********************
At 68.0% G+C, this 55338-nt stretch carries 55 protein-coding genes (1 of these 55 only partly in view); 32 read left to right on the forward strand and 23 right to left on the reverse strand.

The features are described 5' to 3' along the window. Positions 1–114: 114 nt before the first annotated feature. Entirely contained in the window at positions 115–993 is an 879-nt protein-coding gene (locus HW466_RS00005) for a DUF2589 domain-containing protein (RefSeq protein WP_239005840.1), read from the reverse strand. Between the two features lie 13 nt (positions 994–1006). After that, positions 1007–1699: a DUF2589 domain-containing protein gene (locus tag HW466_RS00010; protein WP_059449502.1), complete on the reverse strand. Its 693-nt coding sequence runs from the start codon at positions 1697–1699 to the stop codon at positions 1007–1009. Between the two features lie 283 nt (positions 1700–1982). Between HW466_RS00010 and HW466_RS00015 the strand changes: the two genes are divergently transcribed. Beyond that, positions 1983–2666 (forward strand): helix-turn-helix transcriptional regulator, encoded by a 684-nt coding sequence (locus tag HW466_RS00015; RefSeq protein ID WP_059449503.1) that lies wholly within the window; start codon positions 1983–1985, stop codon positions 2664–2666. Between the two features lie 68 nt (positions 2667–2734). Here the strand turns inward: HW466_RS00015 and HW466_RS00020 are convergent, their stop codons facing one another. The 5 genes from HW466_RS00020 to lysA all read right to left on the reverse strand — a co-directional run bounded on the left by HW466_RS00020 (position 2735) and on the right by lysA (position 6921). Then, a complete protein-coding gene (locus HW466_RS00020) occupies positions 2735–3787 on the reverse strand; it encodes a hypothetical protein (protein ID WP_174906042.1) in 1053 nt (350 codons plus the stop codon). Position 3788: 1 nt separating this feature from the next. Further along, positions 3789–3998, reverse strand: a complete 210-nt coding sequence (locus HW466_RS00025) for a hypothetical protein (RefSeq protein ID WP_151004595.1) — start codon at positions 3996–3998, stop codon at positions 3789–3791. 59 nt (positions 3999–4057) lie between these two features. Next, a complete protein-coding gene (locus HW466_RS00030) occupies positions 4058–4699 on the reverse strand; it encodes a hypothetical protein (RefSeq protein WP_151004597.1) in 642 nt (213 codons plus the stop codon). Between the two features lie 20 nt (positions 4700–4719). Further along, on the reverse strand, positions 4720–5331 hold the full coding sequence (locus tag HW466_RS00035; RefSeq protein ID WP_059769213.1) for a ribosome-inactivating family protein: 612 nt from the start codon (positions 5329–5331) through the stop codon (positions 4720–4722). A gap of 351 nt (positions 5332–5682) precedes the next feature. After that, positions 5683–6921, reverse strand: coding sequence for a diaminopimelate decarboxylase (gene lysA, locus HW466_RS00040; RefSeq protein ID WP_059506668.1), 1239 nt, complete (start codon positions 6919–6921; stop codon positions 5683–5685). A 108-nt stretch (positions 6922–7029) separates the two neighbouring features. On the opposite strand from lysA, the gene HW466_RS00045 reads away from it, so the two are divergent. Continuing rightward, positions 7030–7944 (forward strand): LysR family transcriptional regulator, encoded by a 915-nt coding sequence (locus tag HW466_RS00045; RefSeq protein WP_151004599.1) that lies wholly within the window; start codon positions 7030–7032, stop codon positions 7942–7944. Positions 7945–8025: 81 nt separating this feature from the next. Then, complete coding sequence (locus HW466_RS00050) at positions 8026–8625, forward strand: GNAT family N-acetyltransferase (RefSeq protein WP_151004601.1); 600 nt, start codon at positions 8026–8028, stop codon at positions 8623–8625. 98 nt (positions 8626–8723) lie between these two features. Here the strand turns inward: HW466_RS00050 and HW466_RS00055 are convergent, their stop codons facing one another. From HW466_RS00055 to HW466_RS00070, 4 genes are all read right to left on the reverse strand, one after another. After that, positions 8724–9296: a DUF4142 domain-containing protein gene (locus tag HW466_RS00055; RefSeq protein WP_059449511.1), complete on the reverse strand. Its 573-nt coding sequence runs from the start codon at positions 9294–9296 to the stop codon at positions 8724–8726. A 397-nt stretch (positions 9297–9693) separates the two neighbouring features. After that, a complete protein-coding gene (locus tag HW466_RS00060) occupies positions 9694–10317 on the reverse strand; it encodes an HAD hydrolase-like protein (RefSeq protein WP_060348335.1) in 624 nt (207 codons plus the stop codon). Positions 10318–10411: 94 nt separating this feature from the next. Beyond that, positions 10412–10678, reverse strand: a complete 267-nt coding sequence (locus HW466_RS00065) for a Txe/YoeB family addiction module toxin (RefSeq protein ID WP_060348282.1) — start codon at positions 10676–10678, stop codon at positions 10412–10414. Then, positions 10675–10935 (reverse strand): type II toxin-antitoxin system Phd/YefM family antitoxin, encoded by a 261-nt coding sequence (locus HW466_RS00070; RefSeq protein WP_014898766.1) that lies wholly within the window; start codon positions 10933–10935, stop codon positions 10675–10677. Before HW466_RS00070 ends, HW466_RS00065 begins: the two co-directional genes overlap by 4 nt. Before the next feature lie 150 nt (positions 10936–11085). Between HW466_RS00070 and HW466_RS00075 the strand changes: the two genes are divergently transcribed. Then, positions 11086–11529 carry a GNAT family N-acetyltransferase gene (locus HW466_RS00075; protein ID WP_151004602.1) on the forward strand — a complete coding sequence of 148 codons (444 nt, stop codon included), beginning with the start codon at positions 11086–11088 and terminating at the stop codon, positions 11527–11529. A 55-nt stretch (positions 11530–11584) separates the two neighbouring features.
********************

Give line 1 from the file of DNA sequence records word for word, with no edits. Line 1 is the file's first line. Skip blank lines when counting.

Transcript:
At 68.0% G+C, this 55338-nt stretch carries 55 protein-coding genes (1 of these 55 only partly in view); 32 read left to right on the forward strand and 23 right to left on the reverse strand.